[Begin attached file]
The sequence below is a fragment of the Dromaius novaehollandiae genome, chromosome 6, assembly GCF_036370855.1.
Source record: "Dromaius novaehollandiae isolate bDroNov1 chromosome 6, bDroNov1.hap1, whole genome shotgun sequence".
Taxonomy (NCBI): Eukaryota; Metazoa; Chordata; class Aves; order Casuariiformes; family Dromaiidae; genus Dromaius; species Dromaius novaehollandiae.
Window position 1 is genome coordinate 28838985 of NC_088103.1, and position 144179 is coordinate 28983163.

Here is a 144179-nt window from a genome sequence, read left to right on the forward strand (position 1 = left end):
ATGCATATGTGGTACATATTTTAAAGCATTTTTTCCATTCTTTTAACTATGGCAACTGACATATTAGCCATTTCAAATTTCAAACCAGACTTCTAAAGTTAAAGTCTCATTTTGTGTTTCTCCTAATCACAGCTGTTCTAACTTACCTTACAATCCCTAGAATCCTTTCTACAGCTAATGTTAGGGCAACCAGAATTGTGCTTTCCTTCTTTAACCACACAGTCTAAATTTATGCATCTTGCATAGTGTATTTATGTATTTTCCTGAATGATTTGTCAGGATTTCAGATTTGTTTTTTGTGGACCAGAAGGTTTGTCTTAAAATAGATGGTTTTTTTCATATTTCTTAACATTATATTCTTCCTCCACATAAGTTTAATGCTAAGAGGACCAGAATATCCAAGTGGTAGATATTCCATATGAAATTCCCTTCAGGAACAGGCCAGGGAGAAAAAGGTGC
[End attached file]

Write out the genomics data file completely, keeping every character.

The sequence below is a fragment of the Dromaius novaehollandiae genome, chromosome 6, assembly GCF_036370855.1.
Source record: "Dromaius novaehollandiae isolate bDroNov1 chromosome 6, bDroNov1.hap1, whole genome shotgun sequence".
Taxonomy (NCBI): Eukaryota; Metazoa; Chordata; class Aves; order Casuariiformes; family Dromaiidae; genus Dromaius; species Dromaius novaehollandiae.
Window position 1 is genome coordinate 28838985 of NC_088103.1, and position 144179 is coordinate 28983163.

Here is a 144179-nt window from a genome sequence, read left to right on the forward strand (position 1 = left end):
ATGCATATGTGGTACATATTTTAAAGCATTTTTTCCATTCTTTTAACTATGGCAACTGACATATTAGCCATTTCAAATTTCAAACCAGACTTCTAAAGTTAAAGTCTCATTTTGTGTTTCTCCTAATCACAGCTGTTCTAACTTACCTTACAATCCCTAGAATCCTTTCTACAGCTAATGTTAGGGCAACCAGAATTGTGCTTTCCTTCTTTAACCACACAGTCTAAATTTATGCATCTTGCATAGTGTATTTATGTATTTTCCTGAATGATTTGTCAGGATTTCAGATTTGTTTTTTGTGGACCAGAAGGTTTGTCTTAAAATAGATGGTTTTTTTCATATTTCTTAACATTATATTCTTCCTCCACATAAGTTTAATGCTAAGAGGACCAGAATATCCAAGTGGTAGATATTCCATATGAAATTCCCTTCAGGAACAGGCCAGGGAGAAAAAGGTGC